Sometimes called 17P or p17 or progesterone shots. Used to be called Delalutin. It's the new thing. It's all the rage. It's one of the best proven techniques to stop preterm labor in women pregnant with singletons these days. And the strange thing is, a lot of doctors aren't doing it yet. It's kind of a new thing, well a new, old thing. That's right, my mother-in-law took it when she was pregnant, but they stopped using it, like so many drugs, when there were a few lawsuits against it.

17P shots are a thick substance that must be injected intra-muscularly. They are somewhat painful, and the injection site can become irritated and itchy.

These shots work by relaxing the uterus and preventing it from contracting. They are quite effective. I went into labor at 24 weeks with this last one, and I began taking my Nifedipine pills which make me very miserable. Within a few days my doctor had me on these shots and within a week I was scarcely having any contractions. I did have a handful of days where I had some breakthrough contractions, but they all took place the day before my next shot.

It was actually a fun process for a medically minded person like me to learn how to give myself an injection, my husband did the first few and I did the rest.

Doctors may differ on treatments with these shots. Some start at 16 weeks gestation, others will wait until preterm labor begins. And it is up to you and your doctor to decide when to discontinue treatment. Theory might be that labor will begin within 2 weeks of discontinuing treatment and the hormones are completely out of your system. But it really depends on the cause of preterm labor, and each individual's body. My personal experience was that I didn't dilate at all while on the injections, so once I discontinued, I had 5 weeks before I delivered, but I always dilate early and slowly. I also, discontinued treatment at 30-ish weeks due to the nausea I was having associated with the injections. So it kept me pregnant until 35 weeks which was amazing!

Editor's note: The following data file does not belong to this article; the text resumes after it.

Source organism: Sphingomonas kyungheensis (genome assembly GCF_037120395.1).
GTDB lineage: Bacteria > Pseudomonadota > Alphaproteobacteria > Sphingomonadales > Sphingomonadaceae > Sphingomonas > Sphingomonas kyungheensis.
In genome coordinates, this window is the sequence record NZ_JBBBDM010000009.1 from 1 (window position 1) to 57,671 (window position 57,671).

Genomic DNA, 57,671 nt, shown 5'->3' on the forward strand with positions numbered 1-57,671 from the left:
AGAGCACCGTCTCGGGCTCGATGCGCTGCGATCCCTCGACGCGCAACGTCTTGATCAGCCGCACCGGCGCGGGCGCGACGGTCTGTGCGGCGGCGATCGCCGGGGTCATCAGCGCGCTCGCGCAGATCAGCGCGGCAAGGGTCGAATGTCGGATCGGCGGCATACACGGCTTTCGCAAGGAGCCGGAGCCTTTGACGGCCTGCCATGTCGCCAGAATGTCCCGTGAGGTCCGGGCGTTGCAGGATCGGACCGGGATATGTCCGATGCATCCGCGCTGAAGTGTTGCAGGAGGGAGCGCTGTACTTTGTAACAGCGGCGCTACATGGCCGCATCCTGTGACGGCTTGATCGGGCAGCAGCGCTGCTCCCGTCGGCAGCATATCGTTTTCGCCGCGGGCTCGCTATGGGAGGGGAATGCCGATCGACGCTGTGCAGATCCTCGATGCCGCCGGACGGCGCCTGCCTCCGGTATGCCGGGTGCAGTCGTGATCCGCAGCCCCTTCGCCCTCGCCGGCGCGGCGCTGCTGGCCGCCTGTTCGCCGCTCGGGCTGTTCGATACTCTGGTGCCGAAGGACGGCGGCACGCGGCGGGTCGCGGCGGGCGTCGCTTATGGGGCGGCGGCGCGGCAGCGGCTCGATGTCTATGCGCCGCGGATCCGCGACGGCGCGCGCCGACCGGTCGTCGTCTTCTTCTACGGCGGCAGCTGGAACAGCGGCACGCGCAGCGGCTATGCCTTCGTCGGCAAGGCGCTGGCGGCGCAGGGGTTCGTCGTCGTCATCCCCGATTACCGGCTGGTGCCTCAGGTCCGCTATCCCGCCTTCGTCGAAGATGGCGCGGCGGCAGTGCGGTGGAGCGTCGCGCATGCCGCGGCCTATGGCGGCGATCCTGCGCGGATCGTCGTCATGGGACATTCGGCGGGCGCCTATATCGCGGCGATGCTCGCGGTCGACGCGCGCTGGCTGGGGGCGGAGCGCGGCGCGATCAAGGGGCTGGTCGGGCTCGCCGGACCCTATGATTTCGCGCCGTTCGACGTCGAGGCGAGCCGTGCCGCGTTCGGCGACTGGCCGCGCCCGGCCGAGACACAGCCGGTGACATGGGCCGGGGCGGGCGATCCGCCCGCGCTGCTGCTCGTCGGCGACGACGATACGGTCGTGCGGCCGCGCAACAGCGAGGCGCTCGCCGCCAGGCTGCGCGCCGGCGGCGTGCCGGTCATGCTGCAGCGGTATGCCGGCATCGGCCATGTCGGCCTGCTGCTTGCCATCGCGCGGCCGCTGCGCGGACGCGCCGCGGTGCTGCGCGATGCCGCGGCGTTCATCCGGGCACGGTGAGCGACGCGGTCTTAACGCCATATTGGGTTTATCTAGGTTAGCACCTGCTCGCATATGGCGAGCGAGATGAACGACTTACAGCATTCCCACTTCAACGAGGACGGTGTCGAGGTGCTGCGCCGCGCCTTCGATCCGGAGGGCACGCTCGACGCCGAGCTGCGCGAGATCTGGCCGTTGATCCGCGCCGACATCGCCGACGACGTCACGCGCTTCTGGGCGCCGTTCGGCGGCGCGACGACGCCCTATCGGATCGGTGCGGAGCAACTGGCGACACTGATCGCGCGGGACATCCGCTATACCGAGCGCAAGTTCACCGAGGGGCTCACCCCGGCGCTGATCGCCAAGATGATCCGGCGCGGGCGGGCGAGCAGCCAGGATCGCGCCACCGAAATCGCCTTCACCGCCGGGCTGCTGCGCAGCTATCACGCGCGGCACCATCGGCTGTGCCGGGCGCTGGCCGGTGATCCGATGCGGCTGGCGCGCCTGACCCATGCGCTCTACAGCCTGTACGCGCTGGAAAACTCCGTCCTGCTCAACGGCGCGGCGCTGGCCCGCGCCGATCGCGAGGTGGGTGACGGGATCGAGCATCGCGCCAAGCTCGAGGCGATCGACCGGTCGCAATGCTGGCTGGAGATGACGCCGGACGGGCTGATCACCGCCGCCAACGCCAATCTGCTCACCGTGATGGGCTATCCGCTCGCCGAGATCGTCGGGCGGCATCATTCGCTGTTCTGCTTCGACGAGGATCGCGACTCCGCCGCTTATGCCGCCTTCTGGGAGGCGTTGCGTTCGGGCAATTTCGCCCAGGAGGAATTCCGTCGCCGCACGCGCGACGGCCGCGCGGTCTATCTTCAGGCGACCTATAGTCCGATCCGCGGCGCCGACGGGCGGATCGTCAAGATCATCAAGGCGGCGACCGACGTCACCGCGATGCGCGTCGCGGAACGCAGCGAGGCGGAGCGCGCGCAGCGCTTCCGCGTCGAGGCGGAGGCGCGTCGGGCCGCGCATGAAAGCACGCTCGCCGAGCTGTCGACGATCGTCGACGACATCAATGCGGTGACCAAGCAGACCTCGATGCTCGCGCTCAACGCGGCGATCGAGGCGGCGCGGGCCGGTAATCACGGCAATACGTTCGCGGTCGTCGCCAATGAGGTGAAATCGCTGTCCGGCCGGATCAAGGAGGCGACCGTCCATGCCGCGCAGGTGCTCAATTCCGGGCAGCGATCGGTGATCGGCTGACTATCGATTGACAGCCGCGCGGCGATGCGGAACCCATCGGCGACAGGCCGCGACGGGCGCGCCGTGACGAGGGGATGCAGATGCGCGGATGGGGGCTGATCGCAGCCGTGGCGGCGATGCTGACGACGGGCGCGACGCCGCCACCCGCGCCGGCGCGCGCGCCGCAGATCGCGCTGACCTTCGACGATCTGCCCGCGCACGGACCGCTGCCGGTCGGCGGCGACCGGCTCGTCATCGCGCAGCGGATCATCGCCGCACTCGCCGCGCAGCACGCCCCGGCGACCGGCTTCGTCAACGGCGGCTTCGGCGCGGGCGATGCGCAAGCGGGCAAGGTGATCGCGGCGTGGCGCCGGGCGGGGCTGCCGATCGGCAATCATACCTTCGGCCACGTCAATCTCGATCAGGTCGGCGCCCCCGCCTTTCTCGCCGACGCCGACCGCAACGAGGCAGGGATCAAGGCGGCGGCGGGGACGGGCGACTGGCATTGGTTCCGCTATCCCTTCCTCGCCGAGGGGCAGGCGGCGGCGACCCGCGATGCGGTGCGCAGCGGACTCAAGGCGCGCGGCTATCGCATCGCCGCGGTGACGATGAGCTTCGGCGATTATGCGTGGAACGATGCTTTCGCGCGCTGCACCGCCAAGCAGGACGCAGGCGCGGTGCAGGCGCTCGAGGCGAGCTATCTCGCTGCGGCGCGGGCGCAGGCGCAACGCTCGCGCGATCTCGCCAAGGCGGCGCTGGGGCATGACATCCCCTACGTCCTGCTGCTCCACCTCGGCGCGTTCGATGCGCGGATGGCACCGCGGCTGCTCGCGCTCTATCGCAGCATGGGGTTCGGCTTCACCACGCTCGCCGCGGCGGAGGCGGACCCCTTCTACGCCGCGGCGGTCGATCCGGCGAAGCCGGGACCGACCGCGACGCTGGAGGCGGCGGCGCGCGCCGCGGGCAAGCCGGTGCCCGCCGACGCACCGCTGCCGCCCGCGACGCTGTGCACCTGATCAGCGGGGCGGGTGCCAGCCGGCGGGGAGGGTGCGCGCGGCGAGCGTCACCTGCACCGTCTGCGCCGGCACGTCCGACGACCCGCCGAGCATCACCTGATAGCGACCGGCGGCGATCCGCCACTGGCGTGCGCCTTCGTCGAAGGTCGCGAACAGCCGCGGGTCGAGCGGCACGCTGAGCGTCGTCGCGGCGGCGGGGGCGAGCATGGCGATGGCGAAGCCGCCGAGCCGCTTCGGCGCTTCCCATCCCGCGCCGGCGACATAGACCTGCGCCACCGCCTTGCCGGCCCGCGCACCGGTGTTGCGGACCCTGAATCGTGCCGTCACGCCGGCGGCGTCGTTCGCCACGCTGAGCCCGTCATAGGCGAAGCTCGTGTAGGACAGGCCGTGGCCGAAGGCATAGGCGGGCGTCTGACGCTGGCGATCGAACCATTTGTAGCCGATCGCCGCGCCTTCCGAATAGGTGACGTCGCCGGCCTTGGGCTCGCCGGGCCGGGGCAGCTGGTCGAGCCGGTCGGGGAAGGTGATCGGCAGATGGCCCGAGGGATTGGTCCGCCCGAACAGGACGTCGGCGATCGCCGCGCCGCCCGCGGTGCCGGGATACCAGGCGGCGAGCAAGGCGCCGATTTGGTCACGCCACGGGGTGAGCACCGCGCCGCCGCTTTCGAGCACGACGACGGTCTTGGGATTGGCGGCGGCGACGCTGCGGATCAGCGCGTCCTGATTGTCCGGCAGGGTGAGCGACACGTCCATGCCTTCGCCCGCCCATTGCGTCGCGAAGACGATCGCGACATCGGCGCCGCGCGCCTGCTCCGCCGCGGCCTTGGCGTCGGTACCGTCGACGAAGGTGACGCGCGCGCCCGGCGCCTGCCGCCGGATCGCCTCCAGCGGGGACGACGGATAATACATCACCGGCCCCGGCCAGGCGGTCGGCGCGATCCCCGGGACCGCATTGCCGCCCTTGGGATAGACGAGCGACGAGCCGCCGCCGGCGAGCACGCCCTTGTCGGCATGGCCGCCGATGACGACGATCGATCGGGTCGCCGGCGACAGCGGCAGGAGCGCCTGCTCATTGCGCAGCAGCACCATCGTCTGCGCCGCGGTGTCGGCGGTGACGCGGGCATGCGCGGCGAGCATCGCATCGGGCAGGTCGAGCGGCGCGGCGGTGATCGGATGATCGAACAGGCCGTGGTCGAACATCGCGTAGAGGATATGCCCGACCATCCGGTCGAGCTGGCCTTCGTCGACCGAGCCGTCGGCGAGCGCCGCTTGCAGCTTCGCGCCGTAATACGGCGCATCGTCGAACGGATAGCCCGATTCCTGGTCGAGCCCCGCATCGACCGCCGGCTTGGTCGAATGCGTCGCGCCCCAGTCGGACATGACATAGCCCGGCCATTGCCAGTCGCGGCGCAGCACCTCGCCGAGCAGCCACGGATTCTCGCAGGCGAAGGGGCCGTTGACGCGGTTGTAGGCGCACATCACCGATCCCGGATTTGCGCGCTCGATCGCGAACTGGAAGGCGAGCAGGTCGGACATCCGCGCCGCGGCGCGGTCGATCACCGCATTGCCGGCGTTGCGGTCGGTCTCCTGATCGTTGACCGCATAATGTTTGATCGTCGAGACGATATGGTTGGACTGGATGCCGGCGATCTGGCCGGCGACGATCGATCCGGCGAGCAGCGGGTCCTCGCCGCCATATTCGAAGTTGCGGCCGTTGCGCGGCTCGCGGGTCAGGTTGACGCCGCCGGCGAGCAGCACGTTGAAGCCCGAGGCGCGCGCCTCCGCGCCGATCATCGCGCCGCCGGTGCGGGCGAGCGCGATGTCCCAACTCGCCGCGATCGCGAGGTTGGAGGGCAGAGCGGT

If I was the doctor giving out treatment, I would start injections at 24 weeks and end at 35 weeks. Then if it did take 2 weeks to deliver, the baby will still be term.

I want to mention that I did also receive a steroid shot for the baby's lungs at 32 weeks. At my hospital, the latest they will administer the shot is 32 weeks and it must be done at Labor and Delivery with an hour of fetal/contraction monitoring. If there is any indication prior to 32 weeks that you might deliver prematurely, I would definitely push for the steroid shots before it's too late. Any help for the baby is worth it's weight in gold!

The side effects of these progesterone shots are all those that can be associated with hormones. My body is very sensitive to hormones and thus these injections made me feel like I had returned to my first trimester. Very few people complain of that, but it was still worth prolonging my pregnancy as long as it did.

If you are experiencing or have experienced preterm labor, talk with your dr. to see if they think this is a treatment worth trying. A lot of doctors haven't tried it before and after researching they might be very interested in this treatment.